Statelessness and conservation: Exploring the implications of an international governance agenda

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Journal Article
Tilburg Law Review, 2014, 19 (1-2), pp. 81 - 89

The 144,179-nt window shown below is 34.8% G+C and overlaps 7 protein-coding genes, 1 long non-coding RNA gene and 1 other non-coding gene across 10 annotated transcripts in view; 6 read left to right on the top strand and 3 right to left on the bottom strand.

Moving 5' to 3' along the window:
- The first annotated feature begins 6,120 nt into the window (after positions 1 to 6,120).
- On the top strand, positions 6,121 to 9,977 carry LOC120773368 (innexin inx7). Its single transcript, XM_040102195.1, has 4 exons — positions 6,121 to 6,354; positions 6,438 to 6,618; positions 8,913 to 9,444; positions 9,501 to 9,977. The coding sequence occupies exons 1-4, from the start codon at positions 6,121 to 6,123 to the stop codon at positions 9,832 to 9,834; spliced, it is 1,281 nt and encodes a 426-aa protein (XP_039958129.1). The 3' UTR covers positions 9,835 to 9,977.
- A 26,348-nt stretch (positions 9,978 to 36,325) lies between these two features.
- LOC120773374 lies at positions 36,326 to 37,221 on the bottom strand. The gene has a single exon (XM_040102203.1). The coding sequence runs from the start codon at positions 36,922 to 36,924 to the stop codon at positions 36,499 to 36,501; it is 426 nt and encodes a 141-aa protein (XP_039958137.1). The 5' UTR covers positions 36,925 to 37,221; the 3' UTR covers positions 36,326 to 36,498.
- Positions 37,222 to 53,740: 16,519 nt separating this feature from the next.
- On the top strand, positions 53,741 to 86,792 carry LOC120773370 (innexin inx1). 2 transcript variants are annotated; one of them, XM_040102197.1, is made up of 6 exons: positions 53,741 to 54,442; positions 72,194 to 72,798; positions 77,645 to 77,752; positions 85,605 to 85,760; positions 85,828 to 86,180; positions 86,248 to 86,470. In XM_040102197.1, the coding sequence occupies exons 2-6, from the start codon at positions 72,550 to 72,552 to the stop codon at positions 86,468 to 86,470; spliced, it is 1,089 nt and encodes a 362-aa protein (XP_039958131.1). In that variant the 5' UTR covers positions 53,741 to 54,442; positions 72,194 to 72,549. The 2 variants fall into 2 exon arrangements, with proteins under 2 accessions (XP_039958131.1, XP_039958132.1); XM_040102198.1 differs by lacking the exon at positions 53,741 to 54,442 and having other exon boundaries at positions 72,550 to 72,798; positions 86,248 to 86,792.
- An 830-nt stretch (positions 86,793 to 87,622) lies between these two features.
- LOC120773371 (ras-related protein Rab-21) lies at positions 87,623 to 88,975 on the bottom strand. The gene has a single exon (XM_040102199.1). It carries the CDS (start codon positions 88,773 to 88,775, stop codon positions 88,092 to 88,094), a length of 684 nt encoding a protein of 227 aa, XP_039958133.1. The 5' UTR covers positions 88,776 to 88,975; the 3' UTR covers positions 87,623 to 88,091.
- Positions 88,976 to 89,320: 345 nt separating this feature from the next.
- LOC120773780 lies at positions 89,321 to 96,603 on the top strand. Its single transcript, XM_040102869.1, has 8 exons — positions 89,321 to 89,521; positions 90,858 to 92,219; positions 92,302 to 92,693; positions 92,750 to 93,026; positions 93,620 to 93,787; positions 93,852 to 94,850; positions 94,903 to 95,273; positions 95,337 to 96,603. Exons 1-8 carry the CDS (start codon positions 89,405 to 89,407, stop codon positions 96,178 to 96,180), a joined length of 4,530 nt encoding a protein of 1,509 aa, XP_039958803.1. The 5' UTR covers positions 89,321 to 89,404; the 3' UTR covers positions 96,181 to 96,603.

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The world's remaining biodiversity-rich regions are often located in borderlands or physically remote areas which are frequently also inhabited by stateless peoples, who are then subjected to policies expressly designed to exclude or restrict local livelihood activities. This situation has been exacerbated by the tendency for international non-governmental organisations to join forces with the State to promote their conservation agenda. Whilst the political and environmental implications of this trend have been explored within the academic literature, the consequences for the survival of disempowered and marginalised stateless communities have received little attention. This article will focus upon stateless peoples enmeshed within a policy framework influenced by globalised environmental priorities and directed by international conservation NGOs in South-East Asia. It will explore how stateless peoples' capacities are undermined by models of 'participation' used by these actors and underline the importance of recognising stateless peoples' rights and responsibilities in marine natural resource management. © 2014 by Koninklijke Brill NV, Leiden, The Netherlands.
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